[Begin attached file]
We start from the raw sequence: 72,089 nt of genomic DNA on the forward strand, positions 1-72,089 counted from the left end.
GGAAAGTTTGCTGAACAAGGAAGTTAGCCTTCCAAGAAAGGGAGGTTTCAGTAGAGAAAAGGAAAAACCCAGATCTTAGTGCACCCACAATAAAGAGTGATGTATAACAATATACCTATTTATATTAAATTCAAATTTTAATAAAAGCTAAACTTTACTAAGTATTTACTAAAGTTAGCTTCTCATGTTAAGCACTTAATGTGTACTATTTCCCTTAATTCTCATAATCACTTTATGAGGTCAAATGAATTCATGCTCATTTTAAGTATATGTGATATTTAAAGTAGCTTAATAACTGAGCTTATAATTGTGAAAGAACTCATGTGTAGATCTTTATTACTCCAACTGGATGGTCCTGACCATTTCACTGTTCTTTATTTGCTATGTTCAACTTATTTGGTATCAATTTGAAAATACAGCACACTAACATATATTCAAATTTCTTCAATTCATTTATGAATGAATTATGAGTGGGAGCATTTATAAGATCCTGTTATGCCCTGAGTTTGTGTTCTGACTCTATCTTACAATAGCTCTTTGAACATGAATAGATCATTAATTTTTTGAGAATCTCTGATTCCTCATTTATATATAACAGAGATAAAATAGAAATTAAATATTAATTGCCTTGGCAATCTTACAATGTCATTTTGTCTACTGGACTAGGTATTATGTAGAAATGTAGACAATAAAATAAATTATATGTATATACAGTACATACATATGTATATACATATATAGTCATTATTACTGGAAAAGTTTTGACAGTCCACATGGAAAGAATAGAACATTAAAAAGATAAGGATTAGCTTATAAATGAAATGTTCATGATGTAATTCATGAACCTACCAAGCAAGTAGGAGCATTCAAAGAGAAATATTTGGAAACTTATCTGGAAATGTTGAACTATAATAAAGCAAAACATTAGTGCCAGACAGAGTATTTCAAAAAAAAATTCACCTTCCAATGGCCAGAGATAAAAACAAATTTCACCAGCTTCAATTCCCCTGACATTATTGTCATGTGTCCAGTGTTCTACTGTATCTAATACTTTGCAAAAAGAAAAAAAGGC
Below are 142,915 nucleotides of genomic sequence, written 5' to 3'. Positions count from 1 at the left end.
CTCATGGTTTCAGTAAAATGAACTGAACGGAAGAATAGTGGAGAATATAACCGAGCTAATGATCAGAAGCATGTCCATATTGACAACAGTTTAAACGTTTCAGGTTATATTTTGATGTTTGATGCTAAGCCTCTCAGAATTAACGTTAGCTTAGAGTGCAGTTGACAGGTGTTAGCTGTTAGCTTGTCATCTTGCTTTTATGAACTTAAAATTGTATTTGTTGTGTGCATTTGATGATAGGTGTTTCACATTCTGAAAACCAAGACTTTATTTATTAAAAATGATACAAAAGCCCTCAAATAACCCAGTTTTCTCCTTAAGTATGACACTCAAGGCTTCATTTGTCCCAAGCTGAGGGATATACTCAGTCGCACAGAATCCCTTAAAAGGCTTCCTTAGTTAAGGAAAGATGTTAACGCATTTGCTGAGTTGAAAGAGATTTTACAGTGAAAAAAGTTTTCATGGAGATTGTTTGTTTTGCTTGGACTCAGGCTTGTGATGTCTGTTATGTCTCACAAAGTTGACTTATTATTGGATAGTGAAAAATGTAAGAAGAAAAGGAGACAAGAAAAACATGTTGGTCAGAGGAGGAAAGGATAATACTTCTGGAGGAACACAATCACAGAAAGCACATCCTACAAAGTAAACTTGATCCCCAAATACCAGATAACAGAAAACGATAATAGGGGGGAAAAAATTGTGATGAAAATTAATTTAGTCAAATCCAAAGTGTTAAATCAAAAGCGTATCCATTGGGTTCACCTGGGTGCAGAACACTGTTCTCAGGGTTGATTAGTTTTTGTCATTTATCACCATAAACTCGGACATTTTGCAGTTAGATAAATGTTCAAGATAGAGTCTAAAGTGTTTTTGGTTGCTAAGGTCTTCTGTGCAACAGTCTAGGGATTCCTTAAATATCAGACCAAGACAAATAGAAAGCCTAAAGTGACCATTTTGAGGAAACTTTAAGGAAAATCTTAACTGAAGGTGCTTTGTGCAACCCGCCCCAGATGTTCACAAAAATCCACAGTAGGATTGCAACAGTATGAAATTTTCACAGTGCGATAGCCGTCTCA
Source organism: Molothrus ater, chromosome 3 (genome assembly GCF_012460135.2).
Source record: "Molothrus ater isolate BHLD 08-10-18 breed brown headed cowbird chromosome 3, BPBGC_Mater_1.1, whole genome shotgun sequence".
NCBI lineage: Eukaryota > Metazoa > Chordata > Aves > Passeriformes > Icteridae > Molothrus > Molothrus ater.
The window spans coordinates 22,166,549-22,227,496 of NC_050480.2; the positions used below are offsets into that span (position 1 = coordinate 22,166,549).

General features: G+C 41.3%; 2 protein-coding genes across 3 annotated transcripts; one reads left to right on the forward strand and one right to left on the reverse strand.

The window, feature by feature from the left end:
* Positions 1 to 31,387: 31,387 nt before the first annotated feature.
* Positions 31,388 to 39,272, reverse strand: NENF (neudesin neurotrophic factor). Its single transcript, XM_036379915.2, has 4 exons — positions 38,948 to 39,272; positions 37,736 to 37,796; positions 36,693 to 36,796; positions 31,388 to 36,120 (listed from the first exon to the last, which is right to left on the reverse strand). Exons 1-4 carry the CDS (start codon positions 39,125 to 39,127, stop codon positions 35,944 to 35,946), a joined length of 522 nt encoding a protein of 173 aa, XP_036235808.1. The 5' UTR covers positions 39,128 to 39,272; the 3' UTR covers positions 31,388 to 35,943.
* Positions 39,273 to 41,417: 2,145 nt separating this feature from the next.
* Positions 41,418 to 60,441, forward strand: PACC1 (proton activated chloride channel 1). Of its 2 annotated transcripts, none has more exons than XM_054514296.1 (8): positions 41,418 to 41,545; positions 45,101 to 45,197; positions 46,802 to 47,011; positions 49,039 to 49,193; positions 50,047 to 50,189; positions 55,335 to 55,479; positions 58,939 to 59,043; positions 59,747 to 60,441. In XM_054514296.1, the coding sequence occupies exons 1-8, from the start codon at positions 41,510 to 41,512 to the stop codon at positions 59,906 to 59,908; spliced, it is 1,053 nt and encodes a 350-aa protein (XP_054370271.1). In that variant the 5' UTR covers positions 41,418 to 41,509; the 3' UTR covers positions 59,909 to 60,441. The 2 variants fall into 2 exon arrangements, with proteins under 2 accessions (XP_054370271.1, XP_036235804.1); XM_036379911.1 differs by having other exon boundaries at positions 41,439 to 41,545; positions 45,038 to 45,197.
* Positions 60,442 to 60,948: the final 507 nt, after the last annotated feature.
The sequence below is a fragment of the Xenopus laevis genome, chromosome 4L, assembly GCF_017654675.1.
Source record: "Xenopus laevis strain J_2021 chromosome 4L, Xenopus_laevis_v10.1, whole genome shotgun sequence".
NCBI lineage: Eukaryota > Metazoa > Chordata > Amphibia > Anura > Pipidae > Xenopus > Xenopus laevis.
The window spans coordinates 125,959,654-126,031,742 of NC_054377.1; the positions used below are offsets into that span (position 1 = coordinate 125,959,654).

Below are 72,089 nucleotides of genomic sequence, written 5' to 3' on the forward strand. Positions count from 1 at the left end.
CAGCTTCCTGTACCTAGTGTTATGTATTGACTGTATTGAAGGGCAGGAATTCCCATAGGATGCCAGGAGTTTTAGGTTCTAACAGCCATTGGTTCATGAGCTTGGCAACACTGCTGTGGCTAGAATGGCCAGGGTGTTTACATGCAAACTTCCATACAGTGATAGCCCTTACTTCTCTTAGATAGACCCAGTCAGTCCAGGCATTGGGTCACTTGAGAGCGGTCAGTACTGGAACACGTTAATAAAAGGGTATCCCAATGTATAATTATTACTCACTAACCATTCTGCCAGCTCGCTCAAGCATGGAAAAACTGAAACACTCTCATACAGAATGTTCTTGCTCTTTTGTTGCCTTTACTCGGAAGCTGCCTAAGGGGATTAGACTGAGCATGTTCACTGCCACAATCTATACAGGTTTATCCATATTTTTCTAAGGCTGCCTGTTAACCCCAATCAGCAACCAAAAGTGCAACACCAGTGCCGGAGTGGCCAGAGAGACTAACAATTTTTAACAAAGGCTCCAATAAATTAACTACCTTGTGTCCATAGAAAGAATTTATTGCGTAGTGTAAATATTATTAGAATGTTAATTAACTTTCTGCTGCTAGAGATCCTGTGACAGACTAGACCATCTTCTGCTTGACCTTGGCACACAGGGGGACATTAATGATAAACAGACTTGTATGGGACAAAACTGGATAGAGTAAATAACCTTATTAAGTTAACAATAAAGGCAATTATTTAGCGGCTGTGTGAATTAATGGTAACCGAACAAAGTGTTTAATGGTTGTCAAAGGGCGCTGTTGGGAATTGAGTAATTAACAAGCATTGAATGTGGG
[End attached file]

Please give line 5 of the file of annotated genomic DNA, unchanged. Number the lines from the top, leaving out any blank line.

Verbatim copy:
Source organism: Molothrus ater, chromosome 3 (genome assembly GCF_012460135.2).